I told Ji Xiaoyang: "I'm looking forward to good news from you." Ji Xiaoyang responded: "Focus on yourself first. Let me know if you need anything. He and I are taking a cautious approach because we are both divorced."

Two months later, I got word they registered their marriage.

Ji Xiaoyang's original plan was to have Sugar wear a giant red flower made of silk and join the wedding party, but Xiaoyang's mom vetoed the idea, warning that Sugar would lose control at the wedding. Plus no hotel would let her in. So Xiaoyang had to pass.

Still, Xiaoyang borrowed Sugar for a day to show her their new apartment. After another period, Auntie Liu moved to a new apartment building equipped with elevators near Fruit Lake.

Xiaoyang, Sugar and I crossed paths most fleetingly in our old compound before slowly going our separate ways. But Xiaoyang and I always felt that Sugar was a rock during our toughest and most helpless days.

Last year, Auntie Liu moved back to her old apartment and ended up staying for good.

I was home for the National Day break in early October. The security guard said Sugar rarely ventures out these days. At 8 years old, she was an old dog.

Xiaoyang and I visited Sugar in Auntie Liu's apartment. She was lying sullenly in a corner of the living room, her face slender and fur heavily gray. She stayed put at first, but when we called her name, a grunt grew into a howl as she lifted her head and trotted to us.

It had been seven years, but she still remembered us. My heart swelled, creating a sensation I hadn't felt in a long time.

Torn and Tired: the Angst of Crossing the Class Divide

No. 19

Hi there:

First, my thoughts are with readers living in locations still locking horns with the COVID pandemic, especially those in India. Congrats also to those based in parts of the world that are finally turning the corner.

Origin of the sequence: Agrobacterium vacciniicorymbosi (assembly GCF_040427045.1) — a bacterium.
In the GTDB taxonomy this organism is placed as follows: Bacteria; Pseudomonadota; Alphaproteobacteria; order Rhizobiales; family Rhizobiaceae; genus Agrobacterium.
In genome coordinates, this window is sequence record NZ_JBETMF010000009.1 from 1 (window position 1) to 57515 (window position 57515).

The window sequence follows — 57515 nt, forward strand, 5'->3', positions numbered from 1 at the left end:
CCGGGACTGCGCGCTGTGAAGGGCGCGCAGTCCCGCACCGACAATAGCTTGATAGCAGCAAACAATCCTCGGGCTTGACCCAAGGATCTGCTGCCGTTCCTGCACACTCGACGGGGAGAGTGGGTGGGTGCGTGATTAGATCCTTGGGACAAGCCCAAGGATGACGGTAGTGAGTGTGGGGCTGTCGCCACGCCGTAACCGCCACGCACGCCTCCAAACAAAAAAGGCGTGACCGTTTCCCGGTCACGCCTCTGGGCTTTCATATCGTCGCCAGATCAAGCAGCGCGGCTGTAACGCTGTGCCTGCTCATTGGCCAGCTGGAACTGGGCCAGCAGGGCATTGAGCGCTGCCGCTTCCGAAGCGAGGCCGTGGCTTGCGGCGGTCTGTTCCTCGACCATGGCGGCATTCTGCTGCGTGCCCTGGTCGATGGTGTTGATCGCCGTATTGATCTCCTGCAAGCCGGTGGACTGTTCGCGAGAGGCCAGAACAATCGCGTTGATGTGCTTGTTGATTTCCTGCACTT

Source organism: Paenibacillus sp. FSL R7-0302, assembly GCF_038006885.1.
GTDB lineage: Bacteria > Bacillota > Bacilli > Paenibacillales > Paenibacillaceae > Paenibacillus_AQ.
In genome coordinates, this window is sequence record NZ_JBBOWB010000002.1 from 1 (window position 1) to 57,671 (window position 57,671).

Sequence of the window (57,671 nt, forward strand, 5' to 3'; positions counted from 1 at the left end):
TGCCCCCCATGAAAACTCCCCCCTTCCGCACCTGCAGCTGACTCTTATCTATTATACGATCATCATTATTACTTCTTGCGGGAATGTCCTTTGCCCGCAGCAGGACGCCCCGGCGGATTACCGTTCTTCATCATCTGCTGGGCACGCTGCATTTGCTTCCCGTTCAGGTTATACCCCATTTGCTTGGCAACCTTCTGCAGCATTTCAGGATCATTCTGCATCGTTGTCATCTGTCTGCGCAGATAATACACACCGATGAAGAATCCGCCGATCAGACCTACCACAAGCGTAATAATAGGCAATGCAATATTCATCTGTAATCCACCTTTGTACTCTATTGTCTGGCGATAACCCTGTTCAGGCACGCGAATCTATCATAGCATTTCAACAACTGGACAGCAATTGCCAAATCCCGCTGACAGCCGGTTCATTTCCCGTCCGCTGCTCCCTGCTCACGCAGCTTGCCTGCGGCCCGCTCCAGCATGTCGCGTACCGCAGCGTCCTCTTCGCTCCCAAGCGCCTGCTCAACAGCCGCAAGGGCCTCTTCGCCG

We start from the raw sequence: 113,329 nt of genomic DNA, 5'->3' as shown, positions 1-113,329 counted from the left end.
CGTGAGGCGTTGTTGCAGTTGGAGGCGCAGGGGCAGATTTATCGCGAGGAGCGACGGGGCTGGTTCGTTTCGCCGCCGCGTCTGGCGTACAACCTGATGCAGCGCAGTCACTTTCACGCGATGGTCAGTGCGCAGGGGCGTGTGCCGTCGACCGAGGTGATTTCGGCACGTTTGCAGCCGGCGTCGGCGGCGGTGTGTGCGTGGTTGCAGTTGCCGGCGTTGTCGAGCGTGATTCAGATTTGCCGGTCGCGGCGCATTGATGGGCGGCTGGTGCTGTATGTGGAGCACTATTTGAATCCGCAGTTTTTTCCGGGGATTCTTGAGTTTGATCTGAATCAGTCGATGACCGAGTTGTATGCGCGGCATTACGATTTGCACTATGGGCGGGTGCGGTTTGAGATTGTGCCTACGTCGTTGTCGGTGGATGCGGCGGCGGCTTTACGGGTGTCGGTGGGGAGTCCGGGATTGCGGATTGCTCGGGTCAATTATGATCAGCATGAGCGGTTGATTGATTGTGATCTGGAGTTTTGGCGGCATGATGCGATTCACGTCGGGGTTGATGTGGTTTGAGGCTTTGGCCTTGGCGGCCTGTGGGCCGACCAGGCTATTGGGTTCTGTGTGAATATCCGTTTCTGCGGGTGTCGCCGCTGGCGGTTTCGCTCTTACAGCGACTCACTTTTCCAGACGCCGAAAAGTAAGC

This issue's selection comes courtesy of Cai Moyan, a young man who works in Changsha's legal sector. In a soul-searching essay packed with rich anecdotes, Cai reflects on his zigzag journey from rural Hunan to white-collar comfort in the provincial capital, which included a short stint as a bricklayer. Cai's piece was first published by The Livings on March 29.

Take care and see you soon.


Bridging Town and Country: A Memoir of My Two Lives in Changsha

By Cai Moyan

Edited by Shen Yanni

Shoppers walk along Huang Xing Road pedestrian strip in downtown Changsha on Oct. 17, 2018. Credit: Sumeth Anu.

Early summer, 2005. At the request of my mother, I quit senior high to become a bricklayer's apprentice in Changsha.

At that point, I had never been to a big city. All I knew from TV was that Changsha was an entertainment capital, a popular destination for celebrities. There were also the locations that showed up in textbooks: Orange Island, Xiang River, Yuelu Mountain and Aiwan Pavilion.

I consoled myself on the bus ride in. Dropping out of school isn't such a big deal. You're about to enter the world-at-large. Just work hard and make a name for yourself. That was a bitter and cruel line for a teenager to swallow. A fellow passenger, a middle-aged man, moaned that he ventured to Changsha for work every year and yet never managed to save any money. He had no idea what he was doing. At least he was able-bodied and could handle hard labor. By contrast, I was short and skinny, green and I had a limp in one of my legs.

But having chosen my path, what else was there to say? Tucked away in the red woven pouch that hung over my shoulder was a putty knife, a bricklaying trowel, a claying knife, a metal mud slab, a plumb line and masonry string.


When the bus pulled into Changsha South station, I was overcome with disappointment. I was besieged by hot air that left me drenched in no time. Taking in my surroundings, all I could see was low-rises and a row of dirty and messy restaurants. I was soon surrounded by a crowd of sign-toting touts.

This was my first time encountering such a scene. I told every single tout in a friendly tone: "My bricklaying master told me to take the No. 7 bus and count the stations until I get to the Luqiao Group stop." Realizing I was neither interested in a meal nor a ride, the touts quickly turned around and cursed "country bumpkin" in the Changsha dialect under their breath—except at the time I didn't understand the term.

There were plenty of things I didn't know. After locating the stop for No. 7 and boarding the bus, I noticed a sign that said "no tickets sold" plastered on an aluminum box inside the driver's cab. My understanding was that city buses didn't sell tickets and were thus free.